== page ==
Emily has been hard at work modding the Rickard chair for her thesis. I like Citizen Cane, a nice mix of old and new. Pretty solid ideas, I must say.
She says, “I’ve been hacking away at the $19.99 Rickard task chair. I’m working on my MFA Design thesis exploring ways to extend the useful lives of task chairs, and how to create infrastructure to recover the parts for recycle at the end of the chair’s useful life. One big reason people chuck out this kind of chair is that they get bored of it, so to combat that I’ve been trying to breathe new life into them and make them fresh, pushing the limits of what a task chair can be. Here are some pics of my hacks so far…
Flower Child chair covered with Ikea’s own flower pattern fabric, embellished (by me) with hand embroidery.
Citizen Cane chair with covers made with reclaimed caning from two old discarded chairs, and recycled wool felt. They’re removable, the back cover is held on with velcro and the seat cover slips on like a shower cap, with elastic around the bottom.
Wrap chair, this one’s just a piece of stretchy fabric pulled all the way over the chair with an elastic holding it around the waist. When you sit, the fabric stretches to allow regular sitting but when you get back up, it bounces back into this shape.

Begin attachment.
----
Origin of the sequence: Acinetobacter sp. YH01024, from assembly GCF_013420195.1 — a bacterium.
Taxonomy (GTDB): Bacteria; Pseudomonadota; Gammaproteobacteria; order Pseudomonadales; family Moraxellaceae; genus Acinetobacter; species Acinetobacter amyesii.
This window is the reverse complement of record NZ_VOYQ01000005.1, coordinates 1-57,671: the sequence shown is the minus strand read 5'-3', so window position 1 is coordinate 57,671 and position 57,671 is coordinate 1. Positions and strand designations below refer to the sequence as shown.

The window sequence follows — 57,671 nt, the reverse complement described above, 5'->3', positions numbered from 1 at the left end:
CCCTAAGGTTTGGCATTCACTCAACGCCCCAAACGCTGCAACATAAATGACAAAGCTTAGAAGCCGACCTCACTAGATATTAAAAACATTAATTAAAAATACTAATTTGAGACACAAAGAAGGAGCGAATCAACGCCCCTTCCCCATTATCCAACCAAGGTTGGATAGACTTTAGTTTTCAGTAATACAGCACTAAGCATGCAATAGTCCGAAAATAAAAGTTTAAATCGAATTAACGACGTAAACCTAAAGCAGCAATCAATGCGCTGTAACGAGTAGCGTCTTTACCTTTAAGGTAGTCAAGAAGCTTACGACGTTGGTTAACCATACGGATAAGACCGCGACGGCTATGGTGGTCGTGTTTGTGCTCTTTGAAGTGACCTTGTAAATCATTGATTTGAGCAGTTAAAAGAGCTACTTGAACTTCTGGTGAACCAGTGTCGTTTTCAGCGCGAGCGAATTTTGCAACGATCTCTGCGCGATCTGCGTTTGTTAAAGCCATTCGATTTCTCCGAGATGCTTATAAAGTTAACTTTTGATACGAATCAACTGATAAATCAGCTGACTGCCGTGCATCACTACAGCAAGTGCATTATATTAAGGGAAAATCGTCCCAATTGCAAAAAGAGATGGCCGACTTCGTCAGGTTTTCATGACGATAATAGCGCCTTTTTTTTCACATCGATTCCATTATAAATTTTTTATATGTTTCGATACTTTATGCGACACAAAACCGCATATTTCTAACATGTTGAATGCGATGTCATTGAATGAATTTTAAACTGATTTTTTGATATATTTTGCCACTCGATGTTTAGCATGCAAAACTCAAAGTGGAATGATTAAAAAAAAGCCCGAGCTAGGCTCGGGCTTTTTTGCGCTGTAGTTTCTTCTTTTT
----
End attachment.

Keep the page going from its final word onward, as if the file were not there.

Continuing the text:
The Maria, a play on the leather executive chair. For this one I increased the size of the back using foam-core that I taped onto the back, then covered the whole back in quilt batting and upholstered over it. The covers are made from recycled leather jackets – one maroon bomber jacket and one black leather trench coat. I kept the zipper and pockets of the bomber jacket and used them as a detail on the back of the chair. The pockets and zipper are still functional, so you can hide things in them.
This one’s named the Miyazaki, in honor of my favorite animator. For this one I again extended the back using foam-core taped onto the back, then padded it with quilt batting, and upholstered over it. The U-shape in the top is a neck cradle, so you can lean your head back into it, a little like when you’re getting a shampoo at the hair salon – only more comfortable and without getting wet. I covered the legs and cylinder base in matching fabric to add to the cartoon-ish quality. The fabric is from Ikea as well.
Jules Yap started IKEAHackers.net in 2006 as a personal blog to showcase the most impressive IKEA hacks from all over the world. Since then, she has learned a lot more about power tools and DIY. Her site has helped thousands modify IKEA furniture with step-by-step tutorials, craft projects and home styling.